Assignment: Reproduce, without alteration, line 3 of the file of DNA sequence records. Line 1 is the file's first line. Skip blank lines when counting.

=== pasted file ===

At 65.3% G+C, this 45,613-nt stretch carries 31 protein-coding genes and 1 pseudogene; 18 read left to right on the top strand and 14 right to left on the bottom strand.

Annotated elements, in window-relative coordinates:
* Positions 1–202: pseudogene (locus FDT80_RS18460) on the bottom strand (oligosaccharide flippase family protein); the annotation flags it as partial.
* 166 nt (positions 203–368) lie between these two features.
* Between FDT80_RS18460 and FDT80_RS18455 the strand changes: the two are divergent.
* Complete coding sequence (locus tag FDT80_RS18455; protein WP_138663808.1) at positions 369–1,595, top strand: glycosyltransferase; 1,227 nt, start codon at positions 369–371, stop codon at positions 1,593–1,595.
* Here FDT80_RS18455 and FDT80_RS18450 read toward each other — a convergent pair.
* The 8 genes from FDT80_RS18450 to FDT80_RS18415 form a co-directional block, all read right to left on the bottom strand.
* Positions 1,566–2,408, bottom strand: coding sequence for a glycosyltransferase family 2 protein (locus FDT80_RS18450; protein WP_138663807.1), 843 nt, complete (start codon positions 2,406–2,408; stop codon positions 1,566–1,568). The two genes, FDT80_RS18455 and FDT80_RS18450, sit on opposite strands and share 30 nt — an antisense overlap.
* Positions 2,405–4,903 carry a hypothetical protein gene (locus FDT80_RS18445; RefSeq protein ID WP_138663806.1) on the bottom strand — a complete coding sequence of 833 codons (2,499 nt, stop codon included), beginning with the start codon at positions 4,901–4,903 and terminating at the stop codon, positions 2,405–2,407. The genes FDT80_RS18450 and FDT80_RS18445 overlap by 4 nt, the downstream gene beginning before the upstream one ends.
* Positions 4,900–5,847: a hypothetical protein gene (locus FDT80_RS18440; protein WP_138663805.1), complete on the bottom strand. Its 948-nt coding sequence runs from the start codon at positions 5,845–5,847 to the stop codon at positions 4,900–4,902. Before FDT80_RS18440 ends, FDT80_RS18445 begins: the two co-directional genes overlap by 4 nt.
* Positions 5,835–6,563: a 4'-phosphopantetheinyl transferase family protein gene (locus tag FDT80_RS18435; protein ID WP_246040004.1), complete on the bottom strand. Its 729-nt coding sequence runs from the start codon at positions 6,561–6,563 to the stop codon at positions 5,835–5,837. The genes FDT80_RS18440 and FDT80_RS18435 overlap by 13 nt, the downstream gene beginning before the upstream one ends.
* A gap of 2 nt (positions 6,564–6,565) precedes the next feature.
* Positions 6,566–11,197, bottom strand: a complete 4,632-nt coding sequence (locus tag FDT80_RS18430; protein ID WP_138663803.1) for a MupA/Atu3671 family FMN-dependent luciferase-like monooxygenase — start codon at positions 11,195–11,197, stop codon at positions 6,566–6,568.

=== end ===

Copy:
* Positions 1–202: pseudogene (locus FDT80_RS18460) on the bottom strand (oligosaccharide flippase family protein); the annotation flags it as partial.